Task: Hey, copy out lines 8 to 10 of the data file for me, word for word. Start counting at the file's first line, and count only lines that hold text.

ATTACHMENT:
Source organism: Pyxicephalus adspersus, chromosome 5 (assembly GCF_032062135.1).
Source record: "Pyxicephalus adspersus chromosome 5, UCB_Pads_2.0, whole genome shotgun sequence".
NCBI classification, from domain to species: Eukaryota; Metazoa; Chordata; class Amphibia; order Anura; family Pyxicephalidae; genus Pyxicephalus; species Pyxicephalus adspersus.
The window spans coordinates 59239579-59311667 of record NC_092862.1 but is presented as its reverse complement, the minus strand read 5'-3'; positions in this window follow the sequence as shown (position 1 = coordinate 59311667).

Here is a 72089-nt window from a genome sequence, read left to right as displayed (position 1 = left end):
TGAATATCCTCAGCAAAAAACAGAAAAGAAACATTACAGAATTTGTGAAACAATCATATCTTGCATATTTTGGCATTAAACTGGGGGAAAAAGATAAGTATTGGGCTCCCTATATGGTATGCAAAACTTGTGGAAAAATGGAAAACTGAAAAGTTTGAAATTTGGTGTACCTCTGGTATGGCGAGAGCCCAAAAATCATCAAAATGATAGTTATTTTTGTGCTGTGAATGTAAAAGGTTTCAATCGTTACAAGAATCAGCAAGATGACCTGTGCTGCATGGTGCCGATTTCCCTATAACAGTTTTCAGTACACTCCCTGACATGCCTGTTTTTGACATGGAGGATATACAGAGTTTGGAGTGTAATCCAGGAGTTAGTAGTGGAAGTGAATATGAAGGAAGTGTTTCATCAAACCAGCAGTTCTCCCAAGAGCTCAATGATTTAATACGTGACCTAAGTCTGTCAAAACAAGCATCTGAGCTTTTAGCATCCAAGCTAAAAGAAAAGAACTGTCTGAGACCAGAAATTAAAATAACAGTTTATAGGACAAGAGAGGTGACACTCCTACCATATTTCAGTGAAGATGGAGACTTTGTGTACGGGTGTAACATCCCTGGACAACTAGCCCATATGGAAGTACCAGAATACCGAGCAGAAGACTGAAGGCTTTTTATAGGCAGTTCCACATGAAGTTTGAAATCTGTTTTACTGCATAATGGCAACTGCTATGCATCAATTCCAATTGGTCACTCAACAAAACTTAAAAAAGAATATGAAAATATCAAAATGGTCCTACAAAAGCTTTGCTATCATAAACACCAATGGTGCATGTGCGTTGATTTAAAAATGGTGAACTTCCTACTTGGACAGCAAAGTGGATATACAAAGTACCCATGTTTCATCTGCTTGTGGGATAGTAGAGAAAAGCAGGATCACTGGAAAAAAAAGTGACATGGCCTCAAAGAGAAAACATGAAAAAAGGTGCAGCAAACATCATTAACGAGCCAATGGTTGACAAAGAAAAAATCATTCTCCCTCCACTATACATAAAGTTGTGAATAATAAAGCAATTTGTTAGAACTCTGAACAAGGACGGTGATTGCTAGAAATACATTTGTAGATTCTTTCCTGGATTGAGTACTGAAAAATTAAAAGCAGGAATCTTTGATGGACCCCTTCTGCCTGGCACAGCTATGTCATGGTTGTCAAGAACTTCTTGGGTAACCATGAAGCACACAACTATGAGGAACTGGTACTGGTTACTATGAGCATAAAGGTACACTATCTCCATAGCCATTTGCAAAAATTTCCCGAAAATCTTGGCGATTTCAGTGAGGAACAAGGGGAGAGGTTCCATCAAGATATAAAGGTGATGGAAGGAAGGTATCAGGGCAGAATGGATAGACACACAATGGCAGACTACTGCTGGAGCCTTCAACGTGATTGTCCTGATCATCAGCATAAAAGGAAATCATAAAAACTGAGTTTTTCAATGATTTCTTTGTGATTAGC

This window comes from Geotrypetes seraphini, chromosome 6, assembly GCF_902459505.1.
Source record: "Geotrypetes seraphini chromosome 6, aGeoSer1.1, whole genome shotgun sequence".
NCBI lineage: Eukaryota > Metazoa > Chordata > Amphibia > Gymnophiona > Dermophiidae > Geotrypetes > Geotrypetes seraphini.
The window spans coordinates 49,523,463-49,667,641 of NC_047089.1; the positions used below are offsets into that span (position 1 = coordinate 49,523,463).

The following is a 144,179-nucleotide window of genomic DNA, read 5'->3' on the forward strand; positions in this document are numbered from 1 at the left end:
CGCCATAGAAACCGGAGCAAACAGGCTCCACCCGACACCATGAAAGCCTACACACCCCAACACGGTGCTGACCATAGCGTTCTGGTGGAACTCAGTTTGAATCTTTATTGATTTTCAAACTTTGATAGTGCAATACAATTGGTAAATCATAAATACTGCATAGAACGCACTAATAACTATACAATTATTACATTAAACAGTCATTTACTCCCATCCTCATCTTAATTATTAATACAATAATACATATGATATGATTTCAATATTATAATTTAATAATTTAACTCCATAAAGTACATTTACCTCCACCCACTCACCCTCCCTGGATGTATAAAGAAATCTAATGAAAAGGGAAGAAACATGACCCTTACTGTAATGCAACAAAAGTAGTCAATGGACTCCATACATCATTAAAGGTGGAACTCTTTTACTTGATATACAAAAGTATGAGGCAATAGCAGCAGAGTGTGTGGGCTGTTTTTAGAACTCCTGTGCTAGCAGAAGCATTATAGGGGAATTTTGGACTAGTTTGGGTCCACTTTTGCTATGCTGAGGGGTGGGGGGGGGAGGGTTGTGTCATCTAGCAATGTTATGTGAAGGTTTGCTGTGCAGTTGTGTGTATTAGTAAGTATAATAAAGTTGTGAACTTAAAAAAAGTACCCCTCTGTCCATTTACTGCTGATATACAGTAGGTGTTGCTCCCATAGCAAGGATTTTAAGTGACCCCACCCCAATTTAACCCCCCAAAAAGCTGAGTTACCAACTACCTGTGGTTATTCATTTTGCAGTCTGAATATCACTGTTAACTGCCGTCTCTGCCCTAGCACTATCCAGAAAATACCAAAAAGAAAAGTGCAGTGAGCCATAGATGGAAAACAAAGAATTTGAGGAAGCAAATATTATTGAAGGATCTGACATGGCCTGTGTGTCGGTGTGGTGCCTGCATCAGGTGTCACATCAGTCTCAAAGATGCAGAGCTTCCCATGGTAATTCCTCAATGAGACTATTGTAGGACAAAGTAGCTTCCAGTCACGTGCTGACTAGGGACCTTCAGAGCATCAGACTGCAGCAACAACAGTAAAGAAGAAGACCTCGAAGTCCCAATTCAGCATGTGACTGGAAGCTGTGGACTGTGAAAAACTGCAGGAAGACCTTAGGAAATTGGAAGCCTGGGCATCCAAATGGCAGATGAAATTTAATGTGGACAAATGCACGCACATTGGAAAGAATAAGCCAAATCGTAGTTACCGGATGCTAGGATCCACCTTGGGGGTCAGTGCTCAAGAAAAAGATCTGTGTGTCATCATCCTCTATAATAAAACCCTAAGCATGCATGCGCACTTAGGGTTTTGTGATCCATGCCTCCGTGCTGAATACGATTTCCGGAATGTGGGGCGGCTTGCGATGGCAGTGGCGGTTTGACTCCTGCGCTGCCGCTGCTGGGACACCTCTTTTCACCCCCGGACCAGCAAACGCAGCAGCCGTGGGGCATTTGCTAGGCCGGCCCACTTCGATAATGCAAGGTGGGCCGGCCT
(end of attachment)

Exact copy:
Source record: "Geotrypetes seraphini chromosome 6, aGeoSer1.1, whole genome shotgun sequence".
NCBI lineage: Eukaryota > Metazoa > Chordata > Amphibia > Gymnophiona > Dermophiidae > Geotrypetes > Geotrypetes seraphini.
The window spans coordinates 49,523,463-49,667,641 of NC_047089.1; the positions used below are offsets into that span (position 1 = coordinate 49,523,463).